indication here is quite clear that Vedic mantras and gods can be explained variously. Vedic seer talks briefly and indirectly. This unique feature of Vedic lore is due to its Symbolism. The features of Vedic gods are altered, developed, and glorified to a great extent by the authors of Puranas due to their broad approach towards the symbolism of Vedic concepts. Unique style and main subject matter of Puranas were other two reasons for this variation. Our Epic and Puranas have tried to explain Vedic messages and thoughts in their own style, making them simple, interesting and reachable to all. They added myths and legends too. Vedas are revealed by Vedic seers while epic and Puranas are written by ancient Sanskrit Poets/ acharyas. Puranic authors explained Vedic concepts in an extended manner. Newness can be noticed everywhere in Puranas but with rooted Vedic ideas. The celebrated Gayatri mantra which forms part of the daily devotion of the Hindus is addressed to Savita Devata, who symbolizes the stimulating power of the Sun and thus refers to lighting power of Supreme Divinity. This mantra is called Savitri too, and in Puranas Savitri is a goddess. In the opening Mantra of the Rigveda Agni, is praised as a most knowledgeable and divine illuminator. Agni represents the enlightening power of the Supreme Being. Here we have Agni Purana which is considered as encyclopedia of all knowledge. Vedic god Indra is a mighty hero who conquers the battles with demons. His greatest enemy is Vritra. Yaska renders Vritra as Megha (cloud). Thus he is generally regarded as God of rains who destroys megha,Vratra. In the spiritual sense Indra represents the Supreme Self which always fights with evil thoughts within a man and finally stands victorious. So in the Puranic stories, Indra is Lord of all gods who kills many demons. Surprising, Indra is no more a God to worship. Its credit may be given to Sri Krishna who stopped Indra Puja and started Govardhan puja in his time. Shata kratu meaning performer of hundred deeds is an adjective of Indra is Vedas. As Kratu also means Yajya, so in the Puranas we find a myth that person performing hundred yajyas can take the seat of Indra. That is why Menaka was send to Vishvamitra. Likewise, Shachipati is another title of Indra in Vedas. Sachi means power and Shachipati means Lord of Power. But we see Shachi name is given to his wife in Puranas. Now some thought over Vedic Visnu. As a solar deity, his main characteristic feature is his taking of three strides Trivikram in the Rigveda. His epithets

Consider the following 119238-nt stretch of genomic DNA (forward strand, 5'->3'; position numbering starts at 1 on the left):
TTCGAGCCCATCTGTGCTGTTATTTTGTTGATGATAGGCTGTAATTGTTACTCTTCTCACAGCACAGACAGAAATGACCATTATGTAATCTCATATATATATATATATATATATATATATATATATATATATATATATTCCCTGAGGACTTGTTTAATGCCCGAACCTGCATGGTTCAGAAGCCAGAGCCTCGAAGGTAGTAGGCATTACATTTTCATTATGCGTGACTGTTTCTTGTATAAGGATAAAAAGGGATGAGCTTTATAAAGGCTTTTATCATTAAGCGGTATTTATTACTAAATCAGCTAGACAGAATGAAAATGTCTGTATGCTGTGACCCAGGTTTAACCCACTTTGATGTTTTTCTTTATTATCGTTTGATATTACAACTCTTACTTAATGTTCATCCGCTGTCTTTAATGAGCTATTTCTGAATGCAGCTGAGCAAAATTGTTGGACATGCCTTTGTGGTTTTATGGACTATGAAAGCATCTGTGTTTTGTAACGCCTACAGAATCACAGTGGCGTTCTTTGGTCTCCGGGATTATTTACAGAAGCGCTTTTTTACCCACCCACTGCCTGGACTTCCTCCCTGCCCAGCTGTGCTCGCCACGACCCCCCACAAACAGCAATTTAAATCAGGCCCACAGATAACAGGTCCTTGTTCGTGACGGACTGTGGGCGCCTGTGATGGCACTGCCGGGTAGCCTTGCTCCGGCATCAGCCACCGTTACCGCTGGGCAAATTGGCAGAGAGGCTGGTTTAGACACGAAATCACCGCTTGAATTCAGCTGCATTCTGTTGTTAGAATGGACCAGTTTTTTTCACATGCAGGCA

Urugaya (wide-going) and Urukrama (wide-striding) symbolize the same action. With these three steps, he crosses the sky, mid-air and the earth at once. Thus, he is shown as all pervading god. In Puranas, we find him taking various forms for particular proposes and with certain qualities. This Trivikarm is origin of his Vaman Avatara. Kurma, and Varaha are names of Puranas too. Thus Visnu represents the omnipresent nature of Supreme Reality. He is placed in Great Devatrayi. Famous Vedic god Soma who was offered complete ninth mandala of Rigveda represents Divine bliss, and is considered the lord of waters and plants (aushadi). In later Vedic texts he symbolizes moon. But he is not in a prominent position during Puranic age. Drinking of Soma by gods can be connected with amritpan of gods in Puranas. Similarly many other Vedic words such as, Yajya, Grita, Pani, Ashva, Ashvamedha, Purushmedha, Go etc. can be explained symbolically, philosophically or scientifically. Conclusion The question arises how pratima or idol of deities were imagined in Puranic traditions. Deitys natural form is indicated directly or indirectly in Vedic prayers but gradually his divine form has overpowered the minds of devotees due to impact of legends and cult in the Puranic period. His personification was done on high level and thus a whole figure was formed with family, associates, arms, ornaments, conveyance (vahan) and belongings etc. This leads to draw a figure or statue. Images were carved. Then temples were erected. Trithas were constituted. Moreover, as has been said earlier, Puranas are meant to make subtle concepts easy So in this way, Nirguna is made Saguna. Even they state that there is no difference between the two. During the worship eshta deva is the Supreme Reality for the worshipper. Nevertheless basis remains intact without disturbing the spirit of Vedic concepts. In fact the multiple development of Puranic traditions is outcome of Vedic culture due to its symbolism. Dr Shashi Tiwari, New Delhi, 13/7/2012